I believe it is extremely important to investigate means of repairing the damage we bring about to the ecosystem, especially in the wake of wars or other destructive events. This paper looks at how we can utilize the knowledge and tools at our disposal to help reduce the total amount of contamination in soils by encouraging microbial activity.

https://www.sciencedirect.com/science/article/pii/S0048969718301955

Coupling of anammox and anaerobic methane oxidation in a membrane bioreactor

down voteup vote (+3 rating, 3 votes)
Loading...

Title:

Achieving high-level nitrogen removal in mainstream by coupling anammox with denitrifying anaerobic methane oxidation in a membrane biofilm reactor.

Citation:

Xie, G.J., Liu, T., Cai, C., Hu, S. and Yuan, Z., 2018. Achieving high-level nitrogen removal in mainstream by coupling anammox with denitrifying anaerobic methane oxidation in a membrane biofilm reactor.  Water Research,  131, pp.196-204.

Justification:

The coupling of carbon and nitrogen cycling in wastewater treatment has implications for shrinking of technologies which would make this strategy (if it is as effective in the real world as the lab) very effective for limited-space applications such as urban, island, and space exploration wastewater treatment.

(Also, I have found a paper that covers both allowed topics: biogeochem and WW treatment)

Abstract:

To achieve energy-neutral wastewater treatment, mainstream anaerobic ammonium oxidation (anammox) has attracted extensive attention in the past decade. However, the relatively high effluent nitrogen concentration (>10 mg N L-1) remains a significant barrier hindering its practical implementation. A novel technology integrating the anammox and denitrifying anaerobic methane oxidation (DAMO) reactions in a membrane biofilm reactor (MBfR) was developed in this study to enhance the mainstream anammox process. With the hydraulic retention time (HRT) progressively decreased from 12 to 4 h, the total nitrogen (TN) removal rate increased stepwise from 0.09 to 0.28 kg N m3 d1 , with an effluent TN concentration below 3.0 mg N L-1 achieved. Mass balance analysis showed that 30-60% of the nitrate produced by the anammox reaction was reduced back to nitrite by DAMO archaea, and the anammox and DAMO bacteria were jointly responsible for nitrite removal with contributions of >90% and <10%, respectively. Additionally, the established MBfR was robust and achieved consistently high effluent quality with >90% TN removal when the influent nitrite to ammonium molar ratio varied in the range of 1.171.55. Fluorescence in situ hybridization (FISH) and 16S rRNA gene sequencing indicated that anammox bacteria, DAMO bacteria and DAMO archaea jointly dominated the biofilm, and were likely the key contributors to nitrogen removal. This is the first study that a high nitrogen removal rate (>0.2 kg N m3 d1 ) and satisfactory effluent quality (~3 mg TN L-1) were achieved simultaneously by integrating anammox and DAMO reactions in mainstream wastewater treatment.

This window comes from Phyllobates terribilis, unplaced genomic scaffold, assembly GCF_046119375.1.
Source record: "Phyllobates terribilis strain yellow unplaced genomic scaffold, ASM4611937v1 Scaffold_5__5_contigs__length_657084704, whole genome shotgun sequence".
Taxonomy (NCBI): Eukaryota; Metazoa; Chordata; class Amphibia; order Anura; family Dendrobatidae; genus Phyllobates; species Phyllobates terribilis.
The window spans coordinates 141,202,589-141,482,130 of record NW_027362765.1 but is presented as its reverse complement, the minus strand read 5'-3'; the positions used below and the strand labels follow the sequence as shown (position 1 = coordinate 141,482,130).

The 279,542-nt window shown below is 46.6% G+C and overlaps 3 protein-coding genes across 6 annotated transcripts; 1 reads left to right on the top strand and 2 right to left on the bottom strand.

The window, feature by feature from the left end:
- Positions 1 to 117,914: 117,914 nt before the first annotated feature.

Is denitrifying anaerobic methane oxidation-centered technologies a solution for the sustainable operation of wastewater treatment Plants?

CITATION

Wang, D., Wang, Y., Liu, Y., Ngo, H. H., Lian, Y., Zhao, J., . . . Li, X. (2017, 06). Is                             denitrifying anaerobic methane oxidation-centered technologies a solution for             the sustainable operation of wastewater treatment Plants? Bioresource                           Technology, 234, 456-465. doi:10.1016/j.biortech.2017.02.059

 

ABSTRACT

With the world’s increasing energy crisis, society is growingly considered that the operation of wastewater treatment plants (WWTPs) should be shifted in sustainable paradigms with low energy input, or energy-neutral, or even energy output. There is a lack of critical thinking on whether and how new paradigms can be implemented in WWTPs based on the conventional process. The denitrifying anaerobic methane oxidation (DAMO) process, which uses methane and nitrate (or nitrite) as electron donor and acceptor, respectively, has recently been discovered. Based on critical analyses of this process, DAMO-centered technologies can be considered as a solution for sustainable operation of WWTPs. In this review, a possible strategy with DAMO-centered technologies was outlined and illustrated how this applies for the existing WWTPs energy-saving and newly designed WWTPs energy-neutral (or even energy-producing) towards sustainable operations.

 

LINK

https://doi.org/10.1016/j.biortech.2017.02.059

down voteup vote (No Ratings Yet)
Loading...